Sunday, October 30, 2016
Charlene Raddon @CRaddon #ARideThroughTime #TheGoodTheBadTheGhostly
RW: Tell us about yourself, your family, where you live…
CR: Growing up near LA I dreamed of living in a small town. I wanted to live in the wild west, but since that wasn’t possible, I took a chance and moved to a small town in Utah in 1971. Life here is unlike anywhere else, and finding a good job in a small town is impossible. My husband and I have camped and fished all over the state and beyond. I have a wonderful step-daughter and two fabulous grandchildren. I still dream, however, of living in a small town.
RW: How many hours a day do you spend writing?
CR: About six to eight hours. I’m in my office all day, but promotional efforts and other duties, plus my work as a book cover designer, cut down on writing time. Some days I do good to get three hours in.
RW: What is the best thing about being a writer?
CR: As a writer you get to create your own world, people it with your own characters, and try to rule their lives. I say, try, because sometimes they take over and make their own demands which is rewarding too. Writing, like reading, is a form of escape, I guess, but the richest a person could come up with.
RW: Has your life changed since you became a writer?
CR: Oh, yes. I was an artist before I discovered romance novels and went from painting pictures with brushes to creating them with words. I doubt I could live without writing now.
RW: Who are your favorite authors?
CR: So many. Lynn Kurland, Maggie Osborne, Penelope Williamson, A.B, Guthrie, Larry McMurtry, Dorothy Garlock, Catherine Anderson, Linda Howard, Roseann Bittner, Nora Roberts, Elizabeth Lowell, Patricia Potter. These fantastic ladies, and others, helped to form me as a writer.
RW: Who are your favorite characters among the books you’ve written?
CR: Jenna Leigh-Whittington from Taming Jenna because she’s so independent, feisty and strong. Tempest Whitney from To Have and To Hold, for the same reason. I like strong women but don’t always succeed in creating them. I generally do better with men.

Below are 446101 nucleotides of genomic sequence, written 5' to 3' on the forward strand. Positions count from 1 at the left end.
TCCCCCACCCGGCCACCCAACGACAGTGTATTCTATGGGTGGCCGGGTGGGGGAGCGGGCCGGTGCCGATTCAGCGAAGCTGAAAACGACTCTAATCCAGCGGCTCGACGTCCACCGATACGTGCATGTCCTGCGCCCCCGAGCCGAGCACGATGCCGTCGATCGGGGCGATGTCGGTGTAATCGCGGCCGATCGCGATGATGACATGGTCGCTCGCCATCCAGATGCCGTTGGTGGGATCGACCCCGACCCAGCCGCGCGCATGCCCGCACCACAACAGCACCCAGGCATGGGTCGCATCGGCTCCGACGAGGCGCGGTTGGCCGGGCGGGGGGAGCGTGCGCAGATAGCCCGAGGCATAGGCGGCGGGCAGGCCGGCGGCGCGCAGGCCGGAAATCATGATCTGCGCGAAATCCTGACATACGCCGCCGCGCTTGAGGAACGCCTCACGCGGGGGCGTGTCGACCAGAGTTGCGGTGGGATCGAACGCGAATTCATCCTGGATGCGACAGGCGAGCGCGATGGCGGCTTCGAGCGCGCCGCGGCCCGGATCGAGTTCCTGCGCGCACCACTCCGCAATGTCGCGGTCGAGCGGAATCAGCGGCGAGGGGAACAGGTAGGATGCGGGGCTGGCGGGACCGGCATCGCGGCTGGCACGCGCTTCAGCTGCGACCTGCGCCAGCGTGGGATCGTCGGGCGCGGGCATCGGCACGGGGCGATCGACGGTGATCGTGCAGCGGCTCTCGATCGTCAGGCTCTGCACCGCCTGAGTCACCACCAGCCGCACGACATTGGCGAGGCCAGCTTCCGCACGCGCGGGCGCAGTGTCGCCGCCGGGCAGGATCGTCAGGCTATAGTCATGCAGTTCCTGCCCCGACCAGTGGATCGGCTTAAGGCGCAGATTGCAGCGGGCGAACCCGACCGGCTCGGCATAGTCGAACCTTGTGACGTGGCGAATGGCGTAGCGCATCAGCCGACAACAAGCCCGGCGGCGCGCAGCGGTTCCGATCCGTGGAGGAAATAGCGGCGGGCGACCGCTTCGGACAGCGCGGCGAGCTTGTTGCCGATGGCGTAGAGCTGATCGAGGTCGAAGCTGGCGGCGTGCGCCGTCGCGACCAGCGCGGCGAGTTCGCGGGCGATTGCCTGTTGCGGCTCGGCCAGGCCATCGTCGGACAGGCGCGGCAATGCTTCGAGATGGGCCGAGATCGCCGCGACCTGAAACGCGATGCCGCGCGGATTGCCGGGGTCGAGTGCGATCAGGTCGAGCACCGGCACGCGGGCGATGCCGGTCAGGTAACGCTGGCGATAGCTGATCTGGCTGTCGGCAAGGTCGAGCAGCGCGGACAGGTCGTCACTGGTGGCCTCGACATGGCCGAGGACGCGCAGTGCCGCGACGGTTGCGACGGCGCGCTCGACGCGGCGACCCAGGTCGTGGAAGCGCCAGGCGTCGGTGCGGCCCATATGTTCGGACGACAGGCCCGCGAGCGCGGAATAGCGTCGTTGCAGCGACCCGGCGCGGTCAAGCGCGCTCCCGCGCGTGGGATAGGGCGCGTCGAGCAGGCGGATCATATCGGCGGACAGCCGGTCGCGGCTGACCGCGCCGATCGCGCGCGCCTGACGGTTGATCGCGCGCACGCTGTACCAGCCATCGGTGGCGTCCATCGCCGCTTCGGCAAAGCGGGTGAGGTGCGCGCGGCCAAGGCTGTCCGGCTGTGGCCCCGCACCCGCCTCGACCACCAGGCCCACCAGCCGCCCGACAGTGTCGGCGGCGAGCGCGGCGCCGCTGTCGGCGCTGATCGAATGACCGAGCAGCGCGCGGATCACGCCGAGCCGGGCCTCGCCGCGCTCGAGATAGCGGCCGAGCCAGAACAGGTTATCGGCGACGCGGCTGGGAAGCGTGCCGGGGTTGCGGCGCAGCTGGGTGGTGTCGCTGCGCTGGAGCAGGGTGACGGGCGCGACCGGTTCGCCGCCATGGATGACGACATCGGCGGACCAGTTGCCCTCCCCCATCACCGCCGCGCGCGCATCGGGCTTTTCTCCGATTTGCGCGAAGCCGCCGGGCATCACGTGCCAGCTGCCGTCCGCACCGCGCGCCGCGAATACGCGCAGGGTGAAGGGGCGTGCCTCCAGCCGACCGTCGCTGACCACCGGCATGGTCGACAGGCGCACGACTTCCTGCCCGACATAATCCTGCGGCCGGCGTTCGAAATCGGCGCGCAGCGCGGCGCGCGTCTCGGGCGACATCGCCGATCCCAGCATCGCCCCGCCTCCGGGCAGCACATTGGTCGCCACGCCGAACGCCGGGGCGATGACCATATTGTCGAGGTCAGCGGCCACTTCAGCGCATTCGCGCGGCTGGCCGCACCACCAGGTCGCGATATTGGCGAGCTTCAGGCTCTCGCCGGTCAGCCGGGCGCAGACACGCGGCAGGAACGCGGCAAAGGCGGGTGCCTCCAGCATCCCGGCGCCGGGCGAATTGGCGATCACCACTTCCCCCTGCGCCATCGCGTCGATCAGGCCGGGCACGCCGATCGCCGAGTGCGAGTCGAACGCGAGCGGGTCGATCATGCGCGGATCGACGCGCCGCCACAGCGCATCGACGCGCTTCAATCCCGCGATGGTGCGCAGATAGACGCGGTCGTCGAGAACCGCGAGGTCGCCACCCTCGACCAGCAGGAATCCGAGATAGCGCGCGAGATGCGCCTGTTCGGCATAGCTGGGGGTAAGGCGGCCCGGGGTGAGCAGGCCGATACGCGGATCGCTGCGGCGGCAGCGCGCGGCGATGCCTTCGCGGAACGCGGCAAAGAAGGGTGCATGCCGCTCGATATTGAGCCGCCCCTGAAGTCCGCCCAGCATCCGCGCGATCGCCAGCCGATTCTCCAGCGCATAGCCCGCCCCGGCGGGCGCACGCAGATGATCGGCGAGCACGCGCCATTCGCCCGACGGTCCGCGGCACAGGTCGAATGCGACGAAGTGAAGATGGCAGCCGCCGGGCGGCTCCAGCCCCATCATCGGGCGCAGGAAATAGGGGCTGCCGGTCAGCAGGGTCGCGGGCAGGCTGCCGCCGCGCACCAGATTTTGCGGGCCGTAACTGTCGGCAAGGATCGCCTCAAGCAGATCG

RW: What makes a good book?
CR: A good book sweeps the reader away into a foreign land of new experiences, deep emotion, and lasting fulfillment.
RW: How does reader feedback matter to you?
CR: It matters to me a great deal that I give the reader a satisfying experience, a feel-good experience that stays with them afterward.
RW: How do you celebrate the mile-markers of publishing?
Signing the contract!
Going over the ARC or galleys
CR: Signing that first contract is a commitment to life-change. Feedback is what lets a writer know if she’s giving the reader the satisfying read she aims for. Edits allows the author to find the best words to create the image and emotion she’s trying to convey. Galleys can be interesting and educational, frustrating and boring. Release day brings excitement, anticipation, and fear.
RW: Where do you hope to be five years from now?
CR: I’d love to be in a different location, but can’t leave my grandkids behind. I hope to be where I am, I suppose, still writing, still at least as healthy as I am now, but more successful.
RW: Why did you decide to write?
CR: I didn’t exactly decide to write. I woke up one morning from a dream I knew had to be in a book and no one else was around to write it.
RW: How much of your personality and life experiences are in your writing?
CR: A great deal. My life experiences make me who I am. It’s those experiences that taught me about love, pain, sorrow, and joy so I can convey those feelings in my writing.
RW: What kind of research do you do for a book?